The unintended consequences of the debt: Will increased government expenditure hurt the economy?
AbstractIn 2008, governments in many countries embarked on large fiscal expenditure programmes, with the intention to support the economy and prevent a more serious recession. In this study, the overall impact of a substantial increase in fiscal expenditure is considered by providing a novel analysis of the most relevant recent experience in similar circumstances, namely that of Japan in the 1990s. Then a weak economy with risk-averse banks seemed to require some of the largest peacetime fiscal stimulation programmes on record, albeit with disappointing results. The explanations provided by the literature and their unsatisfactory empirical record are reviewed. An alternative explanation, derived from early Keynesian models on the ineffectiveness of fiscal policy is presented in the form of a modified Fisher-equation, which incorporates the recent findings in the credit view literature. The model postulates complete quantity crowding out. It is subjected to empirical tests, which were supportive. Thus evidence is found that fiscal policy, if not supported by suitable monetary policy, is likely to crowd out private sector demand, even in an environment of falling or near-zero interest rates. As a policy conclusion it is pointed out that by changing the funding strategy, complete crowding out can be avoided and a positive net effect produced. The proposed framework creates common ground between proponents of Keynesian views (as held, among others, by Blinder and Solow), monetarist views (as held in particular by Milton Friedman) and those of leading contemporary macroeconomists (such as Mankiw). --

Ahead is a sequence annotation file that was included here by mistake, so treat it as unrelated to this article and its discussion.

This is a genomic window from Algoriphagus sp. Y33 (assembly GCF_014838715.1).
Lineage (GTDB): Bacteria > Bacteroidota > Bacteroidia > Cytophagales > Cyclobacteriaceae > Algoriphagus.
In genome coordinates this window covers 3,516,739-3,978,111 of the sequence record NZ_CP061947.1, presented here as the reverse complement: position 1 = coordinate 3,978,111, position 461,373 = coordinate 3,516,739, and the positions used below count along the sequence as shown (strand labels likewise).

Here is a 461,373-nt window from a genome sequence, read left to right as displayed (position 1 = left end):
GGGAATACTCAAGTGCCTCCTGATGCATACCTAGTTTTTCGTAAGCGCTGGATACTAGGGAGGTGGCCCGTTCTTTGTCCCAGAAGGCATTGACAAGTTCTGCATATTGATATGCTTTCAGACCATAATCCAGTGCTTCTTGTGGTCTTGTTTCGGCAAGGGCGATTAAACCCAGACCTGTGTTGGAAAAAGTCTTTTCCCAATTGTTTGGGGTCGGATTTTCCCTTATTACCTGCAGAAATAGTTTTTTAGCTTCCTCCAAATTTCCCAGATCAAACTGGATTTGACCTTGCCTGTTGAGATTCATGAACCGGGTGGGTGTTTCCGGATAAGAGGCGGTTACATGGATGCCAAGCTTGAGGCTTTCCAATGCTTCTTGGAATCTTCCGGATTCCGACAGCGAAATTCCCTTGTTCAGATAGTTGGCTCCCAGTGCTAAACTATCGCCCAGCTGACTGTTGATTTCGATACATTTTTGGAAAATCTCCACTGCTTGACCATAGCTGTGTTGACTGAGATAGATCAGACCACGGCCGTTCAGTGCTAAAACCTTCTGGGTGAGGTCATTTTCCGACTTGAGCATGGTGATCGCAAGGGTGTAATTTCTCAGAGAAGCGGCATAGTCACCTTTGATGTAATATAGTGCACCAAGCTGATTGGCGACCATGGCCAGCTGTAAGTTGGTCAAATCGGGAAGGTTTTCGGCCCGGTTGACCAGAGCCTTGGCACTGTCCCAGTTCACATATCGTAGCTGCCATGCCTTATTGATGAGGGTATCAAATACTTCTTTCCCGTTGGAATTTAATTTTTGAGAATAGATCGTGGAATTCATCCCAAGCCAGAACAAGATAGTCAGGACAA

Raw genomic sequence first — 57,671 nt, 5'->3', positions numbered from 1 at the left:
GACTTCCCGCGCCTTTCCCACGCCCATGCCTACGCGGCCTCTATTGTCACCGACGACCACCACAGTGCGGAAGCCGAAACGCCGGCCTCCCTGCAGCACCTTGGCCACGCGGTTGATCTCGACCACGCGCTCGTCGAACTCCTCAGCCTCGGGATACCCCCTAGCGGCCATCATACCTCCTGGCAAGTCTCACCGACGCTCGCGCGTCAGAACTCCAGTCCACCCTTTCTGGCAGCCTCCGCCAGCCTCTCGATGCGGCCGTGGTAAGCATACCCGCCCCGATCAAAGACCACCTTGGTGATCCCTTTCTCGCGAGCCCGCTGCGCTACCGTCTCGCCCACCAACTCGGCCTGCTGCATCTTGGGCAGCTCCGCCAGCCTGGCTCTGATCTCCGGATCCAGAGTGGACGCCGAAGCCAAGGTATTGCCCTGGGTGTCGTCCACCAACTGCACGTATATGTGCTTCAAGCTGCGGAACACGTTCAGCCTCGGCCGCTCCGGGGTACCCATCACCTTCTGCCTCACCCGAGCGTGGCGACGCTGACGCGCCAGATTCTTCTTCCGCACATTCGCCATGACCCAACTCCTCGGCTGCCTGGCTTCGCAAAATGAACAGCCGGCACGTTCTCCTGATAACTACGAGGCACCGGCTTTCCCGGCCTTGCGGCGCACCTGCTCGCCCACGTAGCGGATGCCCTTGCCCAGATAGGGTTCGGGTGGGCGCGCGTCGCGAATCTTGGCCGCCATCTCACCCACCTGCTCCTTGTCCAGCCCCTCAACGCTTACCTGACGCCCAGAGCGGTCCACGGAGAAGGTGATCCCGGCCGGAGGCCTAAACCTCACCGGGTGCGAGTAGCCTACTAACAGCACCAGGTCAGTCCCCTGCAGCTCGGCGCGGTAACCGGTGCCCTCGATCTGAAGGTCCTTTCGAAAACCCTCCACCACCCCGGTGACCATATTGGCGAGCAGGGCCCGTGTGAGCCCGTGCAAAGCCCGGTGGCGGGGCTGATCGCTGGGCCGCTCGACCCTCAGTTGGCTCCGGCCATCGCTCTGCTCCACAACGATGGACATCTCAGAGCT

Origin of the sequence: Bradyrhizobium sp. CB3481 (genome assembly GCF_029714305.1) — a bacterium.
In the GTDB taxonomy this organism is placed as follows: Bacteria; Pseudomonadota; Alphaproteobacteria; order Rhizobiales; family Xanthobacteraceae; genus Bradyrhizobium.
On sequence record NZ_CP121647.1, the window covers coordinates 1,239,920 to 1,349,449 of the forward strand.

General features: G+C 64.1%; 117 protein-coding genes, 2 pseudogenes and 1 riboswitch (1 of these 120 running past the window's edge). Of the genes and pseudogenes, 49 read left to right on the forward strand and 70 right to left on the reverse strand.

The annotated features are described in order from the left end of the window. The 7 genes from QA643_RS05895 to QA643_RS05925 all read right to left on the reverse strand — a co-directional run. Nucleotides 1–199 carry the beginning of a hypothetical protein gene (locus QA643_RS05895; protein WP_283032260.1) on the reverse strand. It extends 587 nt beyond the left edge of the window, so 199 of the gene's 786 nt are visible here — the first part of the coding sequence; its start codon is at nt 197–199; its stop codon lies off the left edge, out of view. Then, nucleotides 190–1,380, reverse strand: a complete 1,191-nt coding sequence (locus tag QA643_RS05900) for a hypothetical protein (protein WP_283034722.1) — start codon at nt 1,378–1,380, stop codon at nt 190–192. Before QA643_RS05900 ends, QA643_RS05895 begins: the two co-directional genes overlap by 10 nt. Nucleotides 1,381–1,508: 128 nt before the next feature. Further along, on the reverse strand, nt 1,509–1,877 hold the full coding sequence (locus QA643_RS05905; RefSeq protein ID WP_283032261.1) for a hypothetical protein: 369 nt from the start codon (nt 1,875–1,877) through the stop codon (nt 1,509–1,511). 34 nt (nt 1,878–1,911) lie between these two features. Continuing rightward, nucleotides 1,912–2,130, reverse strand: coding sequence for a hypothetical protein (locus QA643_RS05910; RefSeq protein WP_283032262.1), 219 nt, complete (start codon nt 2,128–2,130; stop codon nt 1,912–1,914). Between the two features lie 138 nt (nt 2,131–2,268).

Download InfoIf you experience problems downloading a file, check if you have the proper application to view it first. In case of further problems read the IDEAS help page. Note that these files are not on the IDEAS site. Please be patient as the files may be large.
Bibliographic InfoPaper provided by Center for Financial Studies (CFS) in its series CFS Working Paper Series with number 2011/26.